Podcasts: When You’re Too Tired to Study and Your Music Just Won’t Do

With a daily commute that takes 1 hour door-to-door, I find myself on the train a lot these days, which adds up to a lot of free time.  And while reading or studying would pretty much always be the ideal use of my time, at 4:30 in the morning, usually on about 5 hours of sleep, my attention span really isn’t addequate for processing detailed information.  So, this begs the question: how do I fill this time?

Sleeping may seem a logical conclusion given the generally fatigued state that I currently exist in.  But remember, I’m on the El, and from a common sense point of view, sleeping on public transit is never quite a good idea.  Rather, the answer, for me at least, has proven to be podcasts.

To be completely honest, it took me a while to come around to the idea of the podcast; I don’t know exactly why, but I never felt totally comfortable with the medium.  At least part of my initial gripe sprung from the fact that I am a PC user and didn’t like feeling trapped in a system in which there was no good way to bypass iTunes.  The program was slow on my computer and was just plain inefficient when it came to updating podcasts that renewed their content daily.  And this paired with the fact that I seldom actually plugged my phone in to update it, led me to believe that podcasts just weren’t for me… that is until recently.

Enter: Stitcher Smart Radio

This little app for the iPhone and Android platforms transformed the way I consume news and other media, and completely changed the way I felt about podcasts.  This free app allows users to search for their favorite podcasts — as well as live radio stations — and organize them into separate playlists that update free of any physical computer connection, all the while streaming the content so that it stays off of your hard drive.  What is more, the interface is incredibly user-friendly and saves where you left off, and allows you to go back to archived episodes, both tasks that are much more complicated if done through iTunes.

But enough about the technicalities, and on to the content itself.  If I had to ascribe an overriding theme to the podcasts that comrpise my “Favorites” playlist, it would be programs that force me to think or question what I think I know.  The following is a short blurb about a few of my favorites:
The Moth: A favorite from NPR, “The Moth” is a podcast of live story-telling performances (think a poetry slam, but with narratives instead of poems), each revolving around a different theme each week.  Sometimes the stories are laugh-out-loud funny, sometimes more somber, and often some combination of the two.  Regardless, they never fail to give you a glimpse into someone else’s unique experiences and the bits of wisdom they gleaned in the process.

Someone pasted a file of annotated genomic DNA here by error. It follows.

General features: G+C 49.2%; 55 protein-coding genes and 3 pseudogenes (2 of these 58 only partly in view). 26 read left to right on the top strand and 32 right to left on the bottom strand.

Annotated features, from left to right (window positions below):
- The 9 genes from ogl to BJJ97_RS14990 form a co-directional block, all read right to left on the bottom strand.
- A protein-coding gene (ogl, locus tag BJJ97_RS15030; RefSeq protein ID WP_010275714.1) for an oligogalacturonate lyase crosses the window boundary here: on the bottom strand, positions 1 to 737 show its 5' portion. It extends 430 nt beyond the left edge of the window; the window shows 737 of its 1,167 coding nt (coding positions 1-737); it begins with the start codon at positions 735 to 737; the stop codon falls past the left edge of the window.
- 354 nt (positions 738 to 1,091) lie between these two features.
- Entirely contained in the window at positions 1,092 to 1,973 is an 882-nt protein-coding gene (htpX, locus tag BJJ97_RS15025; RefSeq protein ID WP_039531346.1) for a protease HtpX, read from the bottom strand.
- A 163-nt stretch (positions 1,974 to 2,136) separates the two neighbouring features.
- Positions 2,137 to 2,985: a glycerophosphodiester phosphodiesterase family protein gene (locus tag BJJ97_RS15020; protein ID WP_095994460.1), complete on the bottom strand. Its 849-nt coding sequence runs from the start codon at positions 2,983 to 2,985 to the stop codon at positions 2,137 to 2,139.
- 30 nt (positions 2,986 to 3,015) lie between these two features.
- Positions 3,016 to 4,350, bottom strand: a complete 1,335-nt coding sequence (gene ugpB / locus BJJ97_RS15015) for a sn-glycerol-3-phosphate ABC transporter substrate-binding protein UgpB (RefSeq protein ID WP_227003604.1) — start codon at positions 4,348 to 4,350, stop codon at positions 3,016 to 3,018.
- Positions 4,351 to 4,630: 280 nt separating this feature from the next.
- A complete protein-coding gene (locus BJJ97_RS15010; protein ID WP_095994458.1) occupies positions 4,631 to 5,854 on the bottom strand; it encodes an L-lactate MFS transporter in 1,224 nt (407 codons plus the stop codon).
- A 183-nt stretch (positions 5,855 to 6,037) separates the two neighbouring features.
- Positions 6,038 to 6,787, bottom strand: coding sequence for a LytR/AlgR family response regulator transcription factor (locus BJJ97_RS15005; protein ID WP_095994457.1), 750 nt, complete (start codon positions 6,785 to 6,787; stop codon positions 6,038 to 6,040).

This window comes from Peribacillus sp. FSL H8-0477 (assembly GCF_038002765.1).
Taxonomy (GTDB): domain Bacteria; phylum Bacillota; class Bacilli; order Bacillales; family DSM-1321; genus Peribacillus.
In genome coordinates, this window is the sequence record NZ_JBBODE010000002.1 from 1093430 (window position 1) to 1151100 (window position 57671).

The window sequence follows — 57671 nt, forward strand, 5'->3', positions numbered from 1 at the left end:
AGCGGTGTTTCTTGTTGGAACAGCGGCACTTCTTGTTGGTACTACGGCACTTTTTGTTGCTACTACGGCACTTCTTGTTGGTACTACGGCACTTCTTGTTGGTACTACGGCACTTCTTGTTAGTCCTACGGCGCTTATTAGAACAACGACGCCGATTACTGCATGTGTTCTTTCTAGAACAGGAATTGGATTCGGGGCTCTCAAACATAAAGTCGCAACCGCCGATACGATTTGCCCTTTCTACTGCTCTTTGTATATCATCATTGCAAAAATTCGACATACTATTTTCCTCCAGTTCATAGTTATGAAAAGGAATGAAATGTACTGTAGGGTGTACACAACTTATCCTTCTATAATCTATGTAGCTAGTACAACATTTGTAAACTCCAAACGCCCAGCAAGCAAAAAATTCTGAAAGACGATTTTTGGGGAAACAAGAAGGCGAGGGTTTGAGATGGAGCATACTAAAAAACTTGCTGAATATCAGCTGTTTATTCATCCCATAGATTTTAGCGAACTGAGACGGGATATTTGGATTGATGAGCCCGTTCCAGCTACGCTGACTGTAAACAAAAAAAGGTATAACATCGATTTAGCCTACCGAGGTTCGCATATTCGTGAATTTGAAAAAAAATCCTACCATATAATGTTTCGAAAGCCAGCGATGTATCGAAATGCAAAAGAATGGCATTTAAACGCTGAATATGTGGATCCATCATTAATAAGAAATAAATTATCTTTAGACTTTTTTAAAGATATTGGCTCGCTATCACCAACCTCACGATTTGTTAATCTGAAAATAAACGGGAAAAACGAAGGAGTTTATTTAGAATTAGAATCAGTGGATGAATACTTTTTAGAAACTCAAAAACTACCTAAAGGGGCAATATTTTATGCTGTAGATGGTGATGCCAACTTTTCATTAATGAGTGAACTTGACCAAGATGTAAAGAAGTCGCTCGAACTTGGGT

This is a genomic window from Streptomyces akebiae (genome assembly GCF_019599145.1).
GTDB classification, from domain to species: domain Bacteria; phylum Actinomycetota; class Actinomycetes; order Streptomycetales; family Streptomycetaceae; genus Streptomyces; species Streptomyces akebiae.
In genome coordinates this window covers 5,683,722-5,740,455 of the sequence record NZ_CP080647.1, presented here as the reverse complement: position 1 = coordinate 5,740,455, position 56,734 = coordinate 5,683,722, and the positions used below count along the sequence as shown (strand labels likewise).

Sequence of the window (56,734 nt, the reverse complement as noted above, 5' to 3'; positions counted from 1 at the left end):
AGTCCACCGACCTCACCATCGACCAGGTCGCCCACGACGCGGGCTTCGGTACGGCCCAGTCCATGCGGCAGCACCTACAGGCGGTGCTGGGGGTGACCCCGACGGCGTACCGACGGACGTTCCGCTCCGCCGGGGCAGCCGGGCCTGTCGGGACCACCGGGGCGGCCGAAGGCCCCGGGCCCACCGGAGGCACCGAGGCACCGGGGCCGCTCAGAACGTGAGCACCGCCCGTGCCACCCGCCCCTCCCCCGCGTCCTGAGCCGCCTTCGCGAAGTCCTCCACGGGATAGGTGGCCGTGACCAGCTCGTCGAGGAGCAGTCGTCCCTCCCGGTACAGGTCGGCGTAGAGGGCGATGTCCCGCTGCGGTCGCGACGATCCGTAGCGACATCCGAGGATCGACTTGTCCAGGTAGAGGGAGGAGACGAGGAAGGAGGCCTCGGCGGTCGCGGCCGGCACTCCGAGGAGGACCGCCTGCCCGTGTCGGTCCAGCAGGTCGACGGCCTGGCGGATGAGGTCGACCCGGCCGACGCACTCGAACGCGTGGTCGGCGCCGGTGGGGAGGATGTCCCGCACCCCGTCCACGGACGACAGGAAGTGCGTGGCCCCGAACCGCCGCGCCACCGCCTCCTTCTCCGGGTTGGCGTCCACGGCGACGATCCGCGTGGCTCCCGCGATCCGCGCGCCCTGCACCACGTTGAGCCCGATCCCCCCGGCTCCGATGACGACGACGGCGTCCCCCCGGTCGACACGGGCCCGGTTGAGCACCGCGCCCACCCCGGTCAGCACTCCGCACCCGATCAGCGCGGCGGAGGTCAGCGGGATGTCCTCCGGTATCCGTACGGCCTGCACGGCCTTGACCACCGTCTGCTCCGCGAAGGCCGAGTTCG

In Our Time With Melvin Bragg: Recommended to be by a friend who spent a good deal of time in England, this podcast comes from a radio show that airs on the BBC4.  Apparently, the numbering system for the various BBC stations indicates how mainstream their programming is, with 4, as you may guess, being the most esoteric of the bunch.  And the podcast is no different.  Each week the host, Melvin Bragg, chooses a random topic (and I do mean random: everything from dark matter to Nietzche, to Chinese trade during the Ming Dynsasty) and invites experts in the field from some of the premier English and American universities to contribute to the discussion.  For someone who enjoys knowing a little bit about everything, this podcast is a must.
This American Life: Another NPR favorite, “This American Life” takes on a different theme each week, and develops anywhere from one to three stories around it, often incorporating original pieces by authors such as David Sedaris and others in the process.  It’s another one of those shows that never fails to make me think about the uniqueness of our experiences in shpaing who we are and how we view the world.

RadioLab: The only bad thing I can say about this podcast is that it doesn’t update nearly enough.  “RadioLab” takes seemingly random topics in various fields, be it science, or literature, or general interest, and over the course of the show, weaves an incredible storyline centered around a given idea.  If that sounds confusing, it is.  But it’s also pretty amazing when all is said and done, and always leaves me with my wheels turning.

If any of these sound intriguing, or you sound like something you might want to give a try, then by all means, download the app.  And if that’s not a possibility, google some of these shows and visit their respective websites.  Often you can stream or download the podcasts for free, and if not, the various NPR syndicates around the country air these shows, and offer free streaming themselves, (Chicago’s local iteration of this can be found at www.wbez.org).

So give it a try!  Happy listening!

Picutre of author

About Justin Fiala, MD Candidate

Justin is currently in his third year of medical school at UIC's College of Medicine, and is hoping to pursue a career in internal medicine. He has a strong interest in addressing the health needs urban communities and is part of the College of Medicine's Urban Medicine program. Aside from academics, Justin enjoys cooking, listening to public radio, and perusing the New York Times website. He is also a trained pianist and self-professed lover of all kinds of music.

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